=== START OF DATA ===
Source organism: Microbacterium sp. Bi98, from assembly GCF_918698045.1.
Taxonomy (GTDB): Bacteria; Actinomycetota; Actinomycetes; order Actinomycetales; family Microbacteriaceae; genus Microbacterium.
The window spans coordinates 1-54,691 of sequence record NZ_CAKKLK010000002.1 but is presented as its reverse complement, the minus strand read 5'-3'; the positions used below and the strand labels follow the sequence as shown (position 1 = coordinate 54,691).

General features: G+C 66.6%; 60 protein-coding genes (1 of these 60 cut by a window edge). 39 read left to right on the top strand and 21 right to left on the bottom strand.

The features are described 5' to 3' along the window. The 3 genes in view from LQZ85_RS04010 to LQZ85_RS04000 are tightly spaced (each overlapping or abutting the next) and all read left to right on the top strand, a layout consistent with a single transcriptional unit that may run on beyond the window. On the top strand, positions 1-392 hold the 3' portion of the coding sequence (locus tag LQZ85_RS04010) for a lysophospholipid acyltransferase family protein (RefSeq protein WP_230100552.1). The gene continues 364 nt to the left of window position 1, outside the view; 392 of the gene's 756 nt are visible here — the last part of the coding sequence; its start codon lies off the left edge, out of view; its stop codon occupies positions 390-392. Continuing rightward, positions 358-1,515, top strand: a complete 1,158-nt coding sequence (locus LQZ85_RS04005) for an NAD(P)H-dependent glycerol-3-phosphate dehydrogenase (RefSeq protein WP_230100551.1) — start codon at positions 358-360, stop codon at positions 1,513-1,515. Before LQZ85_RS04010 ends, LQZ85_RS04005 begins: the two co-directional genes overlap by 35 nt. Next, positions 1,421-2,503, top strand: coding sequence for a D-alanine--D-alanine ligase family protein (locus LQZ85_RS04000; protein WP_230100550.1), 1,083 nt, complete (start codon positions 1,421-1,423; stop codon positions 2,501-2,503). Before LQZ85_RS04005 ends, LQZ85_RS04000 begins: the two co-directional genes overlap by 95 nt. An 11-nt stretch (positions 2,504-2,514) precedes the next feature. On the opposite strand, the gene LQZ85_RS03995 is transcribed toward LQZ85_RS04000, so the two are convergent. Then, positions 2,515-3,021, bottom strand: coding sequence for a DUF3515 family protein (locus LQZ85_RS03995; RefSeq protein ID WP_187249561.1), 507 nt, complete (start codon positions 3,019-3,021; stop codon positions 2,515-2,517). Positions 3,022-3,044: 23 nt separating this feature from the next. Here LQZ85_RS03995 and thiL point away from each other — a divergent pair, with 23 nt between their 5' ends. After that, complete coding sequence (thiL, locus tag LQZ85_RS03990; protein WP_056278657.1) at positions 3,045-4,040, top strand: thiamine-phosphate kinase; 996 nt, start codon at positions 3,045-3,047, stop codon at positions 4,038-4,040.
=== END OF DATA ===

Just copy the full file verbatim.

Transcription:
Source organism: Microbacterium sp. Bi98, from assembly GCF_918698045.1.
Taxonomy (GTDB): Bacteria; Actinomycetota; Actinomycetes; order Actinomycetales; family Microbacteriaceae; genus Microbacterium.
The window spans coordinates 1-54,691 of sequence record NZ_CAKKLK010000002.1 but is presented as its reverse complement, the minus strand read 5'-3'; the positions used below and the strand labels follow the sequence as shown (position 1 = coordinate 54,691).

General features: G+C 66.6%; 60 protein-coding genes (1 of these 60 cut by a window edge). 39 read left to right on the top strand and 21 right to left on the bottom strand.

The features are described 5' to 3' along the window. The 3 genes in view from LQZ85_RS04010 to LQZ85_RS04000 are tightly spaced (each overlapping or abutting the next) and all read left to right on the top strand, a layout consistent with a single transcriptional unit that may run on beyond the window. On the top strand, positions 1-392 hold the 3' portion of the coding sequence (locus tag LQZ85_RS04010) for a lysophospholipid acyltransferase family protein (RefSeq protein WP_230100552.1). The gene continues 364 nt to the left of window position 1, outside the view; 392 of the gene's 756 nt are visible here — the last part of the coding sequence; its start codon lies off the left edge, out of view; its stop codon occupies positions 390-392. Continuing rightward, positions 358-1,515, top strand: a complete 1,158-nt coding sequence (locus LQZ85_RS04005) for an NAD(P)H-dependent glycerol-3-phosphate dehydrogenase (RefSeq protein WP_230100551.1) — start codon at positions 358-360, stop codon at positions 1,513-1,515. Before LQZ85_RS04010 ends, LQZ85_RS04005 begins: the two co-directional genes overlap by 35 nt. Next, positions 1,421-2,503, top strand: coding sequence for a D-alanine--D-alanine ligase family protein (locus LQZ85_RS04000; protein WP_230100550.1), 1,083 nt, complete (start codon positions 1,421-1,423; stop codon positions 2,501-2,503). Before LQZ85_RS04005 ends, LQZ85_RS04000 begins: the two co-directional genes overlap by 95 nt. An 11-nt stretch (positions 2,504-2,514) precedes the next feature. On the opposite strand, the gene LQZ85_RS03995 is transcribed toward LQZ85_RS04000, so the two are convergent. Then, positions 2,515-3,021, bottom strand: coding sequence for a DUF3515 family protein (locus LQZ85_RS03995; RefSeq protein ID WP_187249561.1), 507 nt, complete (start codon positions 3,019-3,021; stop codon positions 2,515-2,517). Positions 3,022-3,044: 23 nt separating this feature from the next. Here LQZ85_RS03995 and thiL point away from each other — a divergent pair, with 23 nt between their 5' ends. After that, complete coding sequence (thiL, locus tag LQZ85_RS03990; protein WP_056278657.1) at positions 3,045-4,040, top strand: thiamine-phosphate kinase; 996 nt, start codon at positions 3,045-3,047, stop codon at positions 4,038-4,040.